Moreover, a public role for the Church would help to facilitate dialogue with other religious groups, the bishops says. "There could be much better religious interaction here" if the country's various religious groups could engage in social work. As things stand, there are "not many avenues for understanding" among the country's different faiths, he says.

The absence of interaction complicates the Church's effort to bring the Gospel to the country's Buddhist majority. "Ordinary Buddhist people do not have much contact with us," Bishop Phamo notes. Today Buddhists constitute about 85 percent of the nation's population. Their lack of contact with Christianity today is a continuation of a long historical pattern. Many of the major ethnic groups of Myanmar are, for all practical purposes, 100 percent Buddhist. Despite four centuries of Christian missionary presence, the dominant Buddhist culture is almost untouched.


Although Catholic missionaries from Portugal were the first Western visitors to bring the Gospel message to Myanmar, the eventual dominance of the British colonial power led to the exclusion of Catholic missionaries. For years Baptist preachers were the only evangelists with ready access to the strongholds of ethnic groups like the Karens and Nagas. The results are still visible today, with Catholics accounting for only one-fifth of the country's Christian population.

However, the drastic restrictions imposed by the military regime have brought another unexpected benefit for the country's Christians: a strong sense of solidarity among the different Christian groups. Although they are barred from the sorts of social projects that provide the best opportunities for ecumenical cooperation in many Western countries, the Christians of Myanmar enjoy a sense of common purpose that is seldom visible among the Christian bodies of many free nations.

The Catholic Bishops' Conference of Myanmar has set up a joint commission for cooperation with the Myanmar Council of Churches--a body that groups together the 13 major Protestant groups that are active in the Asian land. And even in the face of severe government restrictions on their work, the Christian groups find that they have plenty of opportunities for small-scale social action. "There is no dearth of issues for us to work together on," says one charity worker. "We just have to work within the restrictions on our involvement." There is certainly ample scope for charitable work in Myanmar, where the economy is severely depressed and the banking system is in a shambles. Individuals are allowed to withdraw only a maximum of 1,000 khyats (about $160) per week from a banking account, and even that withdrawal can be made only after obtaining an authorization coupon from the bank days ahead of the actual withdrawal. On the other hand, for an ordinary citizen the sum of $160 represents a very substantial store of capital; the average salary for a government teacher is a mere $5 per month.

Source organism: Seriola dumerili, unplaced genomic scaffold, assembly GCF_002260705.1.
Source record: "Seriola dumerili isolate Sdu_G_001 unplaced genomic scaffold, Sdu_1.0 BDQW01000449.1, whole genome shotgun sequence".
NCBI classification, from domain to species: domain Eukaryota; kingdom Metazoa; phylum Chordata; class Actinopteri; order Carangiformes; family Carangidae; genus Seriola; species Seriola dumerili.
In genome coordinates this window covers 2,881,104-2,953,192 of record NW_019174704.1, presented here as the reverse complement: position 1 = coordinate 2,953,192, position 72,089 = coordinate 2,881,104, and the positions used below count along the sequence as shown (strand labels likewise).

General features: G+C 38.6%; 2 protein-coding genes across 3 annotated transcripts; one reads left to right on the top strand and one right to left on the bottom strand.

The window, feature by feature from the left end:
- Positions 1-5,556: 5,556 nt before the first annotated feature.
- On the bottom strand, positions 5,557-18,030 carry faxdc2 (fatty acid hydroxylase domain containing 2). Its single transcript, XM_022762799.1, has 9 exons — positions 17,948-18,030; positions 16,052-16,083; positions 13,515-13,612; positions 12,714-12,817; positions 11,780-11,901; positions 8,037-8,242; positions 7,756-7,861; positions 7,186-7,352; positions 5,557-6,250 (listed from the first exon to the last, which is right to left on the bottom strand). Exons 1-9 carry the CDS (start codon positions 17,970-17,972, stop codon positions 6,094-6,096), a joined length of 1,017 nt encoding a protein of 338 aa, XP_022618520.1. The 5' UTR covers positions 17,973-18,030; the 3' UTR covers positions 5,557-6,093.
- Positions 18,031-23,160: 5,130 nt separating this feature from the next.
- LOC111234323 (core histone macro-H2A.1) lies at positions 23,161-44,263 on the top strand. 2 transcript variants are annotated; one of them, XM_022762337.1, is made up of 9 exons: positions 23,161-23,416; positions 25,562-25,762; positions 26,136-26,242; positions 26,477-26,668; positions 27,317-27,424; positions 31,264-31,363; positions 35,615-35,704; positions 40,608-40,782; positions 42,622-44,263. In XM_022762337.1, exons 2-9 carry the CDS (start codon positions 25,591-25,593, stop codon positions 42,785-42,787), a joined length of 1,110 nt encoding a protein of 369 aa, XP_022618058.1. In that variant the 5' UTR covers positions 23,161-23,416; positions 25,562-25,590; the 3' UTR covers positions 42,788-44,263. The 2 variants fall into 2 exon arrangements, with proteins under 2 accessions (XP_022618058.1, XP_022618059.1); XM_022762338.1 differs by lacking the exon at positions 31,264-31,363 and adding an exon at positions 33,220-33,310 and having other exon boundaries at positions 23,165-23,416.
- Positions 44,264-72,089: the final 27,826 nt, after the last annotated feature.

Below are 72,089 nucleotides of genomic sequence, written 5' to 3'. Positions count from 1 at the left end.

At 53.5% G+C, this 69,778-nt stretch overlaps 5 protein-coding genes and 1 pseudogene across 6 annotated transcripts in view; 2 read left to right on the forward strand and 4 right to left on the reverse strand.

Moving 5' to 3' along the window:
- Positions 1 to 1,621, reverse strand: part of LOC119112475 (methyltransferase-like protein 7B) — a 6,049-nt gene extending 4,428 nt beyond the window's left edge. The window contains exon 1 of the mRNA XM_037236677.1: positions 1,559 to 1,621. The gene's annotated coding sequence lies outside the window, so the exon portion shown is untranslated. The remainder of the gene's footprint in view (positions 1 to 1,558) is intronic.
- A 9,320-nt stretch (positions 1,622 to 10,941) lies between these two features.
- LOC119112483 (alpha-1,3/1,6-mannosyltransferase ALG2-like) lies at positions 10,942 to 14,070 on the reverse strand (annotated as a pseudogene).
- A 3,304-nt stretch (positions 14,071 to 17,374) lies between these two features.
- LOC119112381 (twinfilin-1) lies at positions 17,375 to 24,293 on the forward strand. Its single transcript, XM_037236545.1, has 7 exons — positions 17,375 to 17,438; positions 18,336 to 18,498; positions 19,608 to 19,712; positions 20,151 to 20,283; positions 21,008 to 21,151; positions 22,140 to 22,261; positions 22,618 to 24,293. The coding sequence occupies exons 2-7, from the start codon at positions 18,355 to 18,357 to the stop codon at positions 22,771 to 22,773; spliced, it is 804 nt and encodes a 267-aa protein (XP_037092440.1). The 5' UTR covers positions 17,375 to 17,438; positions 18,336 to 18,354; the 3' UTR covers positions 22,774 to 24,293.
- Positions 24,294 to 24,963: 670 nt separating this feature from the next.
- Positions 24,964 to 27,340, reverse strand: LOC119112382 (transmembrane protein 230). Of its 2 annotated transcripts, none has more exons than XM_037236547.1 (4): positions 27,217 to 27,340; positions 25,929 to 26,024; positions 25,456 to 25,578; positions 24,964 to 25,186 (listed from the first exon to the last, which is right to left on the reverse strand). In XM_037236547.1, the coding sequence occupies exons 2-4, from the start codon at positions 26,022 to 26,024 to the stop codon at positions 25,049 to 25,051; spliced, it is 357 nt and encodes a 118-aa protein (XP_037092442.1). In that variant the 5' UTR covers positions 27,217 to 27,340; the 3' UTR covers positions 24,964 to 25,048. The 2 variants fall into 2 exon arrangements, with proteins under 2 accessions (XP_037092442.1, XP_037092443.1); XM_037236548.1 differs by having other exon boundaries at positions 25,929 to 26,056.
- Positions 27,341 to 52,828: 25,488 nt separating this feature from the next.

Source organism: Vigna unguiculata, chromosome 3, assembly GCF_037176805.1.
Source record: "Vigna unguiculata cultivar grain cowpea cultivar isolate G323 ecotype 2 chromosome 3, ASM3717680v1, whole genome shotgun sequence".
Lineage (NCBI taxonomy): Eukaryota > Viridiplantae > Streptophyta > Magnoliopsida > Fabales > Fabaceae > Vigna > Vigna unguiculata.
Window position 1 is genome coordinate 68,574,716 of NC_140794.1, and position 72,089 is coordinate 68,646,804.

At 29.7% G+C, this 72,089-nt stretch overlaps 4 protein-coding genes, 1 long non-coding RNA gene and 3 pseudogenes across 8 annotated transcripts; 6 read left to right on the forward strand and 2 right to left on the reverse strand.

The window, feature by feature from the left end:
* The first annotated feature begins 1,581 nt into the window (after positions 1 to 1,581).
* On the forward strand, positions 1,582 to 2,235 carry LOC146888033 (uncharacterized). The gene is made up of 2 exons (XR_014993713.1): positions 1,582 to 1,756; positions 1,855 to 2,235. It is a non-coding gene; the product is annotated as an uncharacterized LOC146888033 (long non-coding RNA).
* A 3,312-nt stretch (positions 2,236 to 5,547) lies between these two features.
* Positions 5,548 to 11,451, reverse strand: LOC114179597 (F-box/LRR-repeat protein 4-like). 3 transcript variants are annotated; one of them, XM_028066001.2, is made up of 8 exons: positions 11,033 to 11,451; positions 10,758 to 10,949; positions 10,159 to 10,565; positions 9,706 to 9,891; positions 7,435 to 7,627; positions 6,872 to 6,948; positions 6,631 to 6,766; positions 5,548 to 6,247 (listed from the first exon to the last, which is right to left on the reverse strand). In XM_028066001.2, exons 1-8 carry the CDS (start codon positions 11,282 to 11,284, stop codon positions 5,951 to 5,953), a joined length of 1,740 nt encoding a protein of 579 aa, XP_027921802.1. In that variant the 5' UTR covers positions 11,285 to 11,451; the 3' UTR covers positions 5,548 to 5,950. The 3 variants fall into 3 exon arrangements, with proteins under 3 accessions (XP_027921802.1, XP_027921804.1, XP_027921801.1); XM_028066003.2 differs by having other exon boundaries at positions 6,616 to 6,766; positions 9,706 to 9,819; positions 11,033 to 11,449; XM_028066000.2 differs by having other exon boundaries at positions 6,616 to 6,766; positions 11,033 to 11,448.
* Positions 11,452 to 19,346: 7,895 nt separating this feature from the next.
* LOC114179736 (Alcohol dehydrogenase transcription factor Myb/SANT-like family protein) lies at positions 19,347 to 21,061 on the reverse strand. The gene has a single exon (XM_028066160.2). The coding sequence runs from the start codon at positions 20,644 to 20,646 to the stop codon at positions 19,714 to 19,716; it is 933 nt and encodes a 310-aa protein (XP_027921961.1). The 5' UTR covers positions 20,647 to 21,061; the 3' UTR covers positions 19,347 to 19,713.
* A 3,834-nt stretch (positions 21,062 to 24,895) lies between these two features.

In remote village areas, the economy of Myanmar is governed by primitive barter trading. Impoverished parents, who cannot gain access to hard currency in order to pay doctors' fees for their sick children, often carry bags of rice and vegetables to the Protestant seminaries, hoping to arrange a deal. In cities like Yangon, one can seek vendors hawking dried fish at the gates of the impressive private bank buildings in the commercial center; the presence of these poor street merchants reinforces the visitor's realization that this is a country grappling with a severe economic crisis.

In rural areas, where the nearest school may be more than five miles away from a remote village, Christian groups have worked together to set up informal village schools, serving 60 or 70 young students, with volunteers serving as teachers. Since the government ban on private schools is still in force, these village schools operate on a completely informal basis; the government would undoubtedly step in and take over if the schools became visibly established. "Many village schools have risen up this way," says Bishop Philip Lasap Zahawng of Myintkyina, the chairman of the Catholic bishops' ecumenical commission. "We are trying our best to help the people, any way we can."

The Myanmar Council of Churches and the Catholic bishops' conference are also working to develop a strategy for providing assistance to the country's displaced families: the internal refugees who have been driven from their homes by ethnic conflicts. Yet again the government restrictions on private social programs force Church workers to be cautious in their efforts. The Church cannot organize refugees to lobby for government support, as they might in other countries. "We are not going to undertake any advocacy programs," says one Church worker. "We just want to ensure adequate relief for the displaced people."